Whiplash and Car Accidents

Husband helping wife in neck brace
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Whiplash is a term that many people use to describe the pain and other symptoms they feel in their neck, upper back and head following a rear-end car accident. But in truth, it's not a medical term.  When your doctor, physical therapist or chiropractor bills insurance for your "whiplash", generally, it's coded as either a cervical strain or a cervical sprain. These are injuries to soft tissue, i.e., to muscles, ligaments, tendons and/or fascia in your neck area.

Defining Whiplash

If whiplash is not a neck condition, what is it, then?

Whiplash refers to the event that occurs when your upper vertebral column, upper back, neck, and head are thrown suddenly backward then forward upon impact.  

Sounds like a rear-end car accident, doesn't it? 

Technically speaking, with a whiplash, your head and neck are forced first into extension (backward) and then quickly into flexion (forward.) This abrupt experience forces the joints beyond their normal range of movement, which in turn, may result in strain or sprain of the surrounding soft tissue.

In addition to rear-end car accidents, the whiplash event may occur from other types of car accidents, from sports injuries, or by means of shaken baby syndrome (which is child abuse and should be reported to authorities.)

Whiplash Symptoms

Whiplash may lead to pain in various places, especially your neck, back or shoulders.

It may also lead to neurological problems such as dizziness, or pain going down your arm. Here's a complete list; if you have any of these, it's best to speak with your doctor:

  • Neck pain
  • Neck stiffness
  • Headaches
  • Nerve symptoms such as pins and needles
  • Pain in the shoulders
  • Pain between the shoulder blades
  • Pain in one or both arms
  • Fatigue
  • Dizziness
  • Vision problems
  • Ringing in the ears (tinnitus)
  • Poor concentration or memory
  • Neck pain/stiffness
  • Tight and/or sore muscles
  • Tenderness in the muscles
  • Low back pain
  • Sleep disturbance
  • Loss of motion in the neck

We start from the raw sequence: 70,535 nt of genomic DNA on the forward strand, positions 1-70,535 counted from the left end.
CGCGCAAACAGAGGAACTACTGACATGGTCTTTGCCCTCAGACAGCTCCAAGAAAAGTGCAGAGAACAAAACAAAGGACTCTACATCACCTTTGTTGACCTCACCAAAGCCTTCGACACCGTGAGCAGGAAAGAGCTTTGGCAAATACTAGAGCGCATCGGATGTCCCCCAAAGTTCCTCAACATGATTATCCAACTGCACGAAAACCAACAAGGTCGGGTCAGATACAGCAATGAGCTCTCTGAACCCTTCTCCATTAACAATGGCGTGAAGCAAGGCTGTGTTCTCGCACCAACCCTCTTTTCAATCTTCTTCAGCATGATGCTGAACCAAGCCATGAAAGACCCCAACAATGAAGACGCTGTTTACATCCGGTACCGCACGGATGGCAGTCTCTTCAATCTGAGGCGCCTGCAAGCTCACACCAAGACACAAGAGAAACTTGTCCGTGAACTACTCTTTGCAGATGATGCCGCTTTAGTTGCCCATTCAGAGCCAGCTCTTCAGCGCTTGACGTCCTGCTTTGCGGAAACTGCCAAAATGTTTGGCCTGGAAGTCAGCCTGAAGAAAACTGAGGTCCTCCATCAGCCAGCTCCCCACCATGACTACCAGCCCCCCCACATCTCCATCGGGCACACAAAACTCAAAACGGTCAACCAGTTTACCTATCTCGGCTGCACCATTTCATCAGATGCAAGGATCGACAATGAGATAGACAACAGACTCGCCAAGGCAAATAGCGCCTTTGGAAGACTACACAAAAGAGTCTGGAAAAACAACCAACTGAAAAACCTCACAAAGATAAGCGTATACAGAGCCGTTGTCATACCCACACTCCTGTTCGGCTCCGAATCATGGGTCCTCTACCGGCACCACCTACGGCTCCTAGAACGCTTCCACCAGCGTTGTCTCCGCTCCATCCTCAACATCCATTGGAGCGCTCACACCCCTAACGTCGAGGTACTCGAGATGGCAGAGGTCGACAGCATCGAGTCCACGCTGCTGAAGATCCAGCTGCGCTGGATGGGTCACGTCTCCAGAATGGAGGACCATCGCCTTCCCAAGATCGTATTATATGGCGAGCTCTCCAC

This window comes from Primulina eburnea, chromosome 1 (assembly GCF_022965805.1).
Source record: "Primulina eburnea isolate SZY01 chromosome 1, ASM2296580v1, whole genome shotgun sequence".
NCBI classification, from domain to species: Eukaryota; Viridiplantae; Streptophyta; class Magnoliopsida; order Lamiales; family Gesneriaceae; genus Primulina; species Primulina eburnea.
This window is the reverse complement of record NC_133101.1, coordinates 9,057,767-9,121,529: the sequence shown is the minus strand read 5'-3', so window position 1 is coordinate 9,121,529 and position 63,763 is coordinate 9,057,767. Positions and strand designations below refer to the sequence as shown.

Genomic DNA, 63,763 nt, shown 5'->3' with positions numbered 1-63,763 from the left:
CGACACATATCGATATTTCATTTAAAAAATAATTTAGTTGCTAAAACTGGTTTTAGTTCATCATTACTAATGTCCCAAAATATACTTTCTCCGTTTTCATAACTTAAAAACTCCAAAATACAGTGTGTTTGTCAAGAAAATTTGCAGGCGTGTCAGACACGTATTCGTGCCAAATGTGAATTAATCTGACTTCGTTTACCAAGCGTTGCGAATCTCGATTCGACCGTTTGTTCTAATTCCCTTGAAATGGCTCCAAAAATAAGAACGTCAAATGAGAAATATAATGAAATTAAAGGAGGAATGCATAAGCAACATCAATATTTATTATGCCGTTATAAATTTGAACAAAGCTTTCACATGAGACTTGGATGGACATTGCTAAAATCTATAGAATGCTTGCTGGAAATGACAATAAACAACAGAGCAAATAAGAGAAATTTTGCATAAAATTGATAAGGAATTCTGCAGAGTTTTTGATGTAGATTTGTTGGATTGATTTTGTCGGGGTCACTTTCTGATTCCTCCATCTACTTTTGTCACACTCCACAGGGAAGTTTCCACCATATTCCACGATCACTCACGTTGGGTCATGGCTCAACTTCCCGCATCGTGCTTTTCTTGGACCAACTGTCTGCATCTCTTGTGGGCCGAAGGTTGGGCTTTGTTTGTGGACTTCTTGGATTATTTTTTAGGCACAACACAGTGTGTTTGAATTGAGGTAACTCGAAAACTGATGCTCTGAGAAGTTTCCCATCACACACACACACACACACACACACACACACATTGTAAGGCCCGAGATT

• Depression
  • Other

Symptoms or Not – See a Doctor

It can take up to a few days for pain and other symptoms due to whiplash to make themselves known, so you may not feel anything immediately after the accident or trauma.

And while shrugging it off be easy, especially when you feel fine, keep in mind that a lack of symptoms does not necessarily mean all is well. You should see your doctor anyway; she can help to determine the location and extent of any spinal damage, as well as help you develop an appropriate treatment plan.

It's best to make the appointment as soon after your whiplash event as you can.

Getting Better After a Whiplash Experience

Your doctor may start the treatment process by suggesting an over-the-counter pain reliever, for example, Tylenol or Advil. (Advil is both a pain reliever and an anti-inflammatory but comes with an elevated risk for a heart attack or other cardiovascular event.)

Your doctor may also prescribe a course of physical therapy and/or chiropractic.

The length of treatment typically depends on a number of things from how injured you are, to your preferences and your insurance or ability to self-pay.

Part of treatment success depends on you and may require an attitude shift in order for you to attain. A 2011 study published in Spine confirmed that only about 50% of whiplash patients get fully better. Another study, this one from 2015 and published in PLoS One, says that up to 22% of people who sustain whiplash trauma develop persistent symptoms after, which decreases their quality of life and reduces their ability to work.

What's the secret to maintaining the strides you make in physical therapy for the long term?

A 2017 study published in the journal Pain confirmed that, indeed, there is a relationship between lasting treatment success and going back to work after a whiplash.  

In other words, the study found that being on disability may work against you in the long run.

The PLoS One study mentioned above found that people who took a lot of sick leave prior to their run in with whiplash tended to have more neck pain afterward than those who took the normal amount. The authors speculate that such people may already have had a pain condition, or otherwise have been in poor general health.  The point is that sometimes, people who miss work may tend to rely more on the "system" than on themselves when engaging with whiplash treatment and that this may possibly be a factor in their future functionality, pain levels and the like.

Prevent Whiplash from Happening to You

Then there's prevention — nipping the problem in the bud.

Pre-emptively minimize the damage a whiplash may have on your soft tissues, may come down to which car you buy. A 2009 study published in Clinical Biomechanics suggests that head rests that are positioned too far away may result in more injuries to your lower cervical spine. 

Of course, driving safely and wearing a seat belt are important precautions, as well.

Sources:

Carstensen, T., et. al. Sick Leave Within 5 years of Whiplash Trauma Predicts Recovery: A Prospective Cohort and Register-Based Study. June 2015. 

Ivancic, P., et. al. Whiplash Injury Prevention With Active Head Restraint. Clin Biomech Nov. 2009. 

Stemper, B., PhD., Effect of Head Restraint Backset on Head-neck Kinematics in Whiplash. Accident Analysis and Prevention. 2006. 

Sullivan, M., et. al., Return to Work Helps Maintain Treatment Gains in the Rehabilitation of Whiplash Injury. Pain. May 2017. 

Whiplash Information Page. National Institute of Neurological Disorders and Stroke. September 19, 2012  

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